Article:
In 1994, I had all of a nevus's (on face) color removed via numerous laser treatments. 2 mos. ago, I had the raised (now colorless) portion of the nevus shaved off. Now there is an indentation and brown area (where shaved). I don't know if the brown area is remaining pigment from the nevus or scar tissue. Can you advise wheter this color will fade w/time?(PLEASE NOTE, I DO know that it is not wise to remove the color, but didn't at the time - that right now is not my concern.) Thanks so much!
Nevus Shaved 2 Months Ago, Will The Indentation and Brown Color Fade With Time?
Doctor Answers 5
Pigmentation after shaving a nevus
The residual pigmentation after a nevus is removed by shaving is not likely to resolve. You can wait a few months to see if the indentation improves but you should consider an excision with suture closure to fix both problems. Done properly, you should have a fairly imperceptible, small linear scar as a result. The tissue should also be checked microscopically to make certain the nevus was benign.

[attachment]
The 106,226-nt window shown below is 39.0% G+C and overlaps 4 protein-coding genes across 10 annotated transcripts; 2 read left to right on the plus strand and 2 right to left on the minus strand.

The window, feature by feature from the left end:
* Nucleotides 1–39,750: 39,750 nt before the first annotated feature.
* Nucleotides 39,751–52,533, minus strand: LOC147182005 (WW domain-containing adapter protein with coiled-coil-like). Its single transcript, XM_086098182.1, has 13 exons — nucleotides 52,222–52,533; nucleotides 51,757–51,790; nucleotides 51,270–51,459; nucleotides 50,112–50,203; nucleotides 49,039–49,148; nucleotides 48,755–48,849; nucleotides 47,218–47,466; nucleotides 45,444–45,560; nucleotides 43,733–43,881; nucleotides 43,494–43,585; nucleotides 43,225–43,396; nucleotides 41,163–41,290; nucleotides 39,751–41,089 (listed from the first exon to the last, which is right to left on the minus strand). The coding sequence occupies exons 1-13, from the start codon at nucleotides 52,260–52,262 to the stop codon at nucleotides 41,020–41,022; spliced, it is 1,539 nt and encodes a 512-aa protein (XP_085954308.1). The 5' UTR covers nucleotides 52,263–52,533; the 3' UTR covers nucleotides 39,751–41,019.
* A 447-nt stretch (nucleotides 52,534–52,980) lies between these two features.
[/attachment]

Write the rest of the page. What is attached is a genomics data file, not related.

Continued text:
Best method Shave vs. Excision of face moles
The brown area is residual nevus that will not go away without further surgical removal. The indentation should improve with time. If your concern is the indentation, wait 3 months. If it is not improved, it can be improved by excision with sutures, which usually results in a short, thin cosmetically acceptable line. However, if the brown pigmentation is of concern, why wait as this will not resolve over time. I also would recommend sending any pigmented lesion for pathologic exam to rule out melanoma skin cancer, a deadly form of cancer if not timely and appropriately treated.
Moles on the face are best cut out rather than shaved off.
The pigmentation is probably some residual nevus. Also shaving off these things leaves an unsightly crater. Wait another two months, and then you may want to consider excision, which leaves a short, thin, usually inconspicuous straight line scar.
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Indentation and brown color
It may need a little more time for the area to completely heal. If the area is still brown and indented, it may be advised to have the lesion completely surgically excised.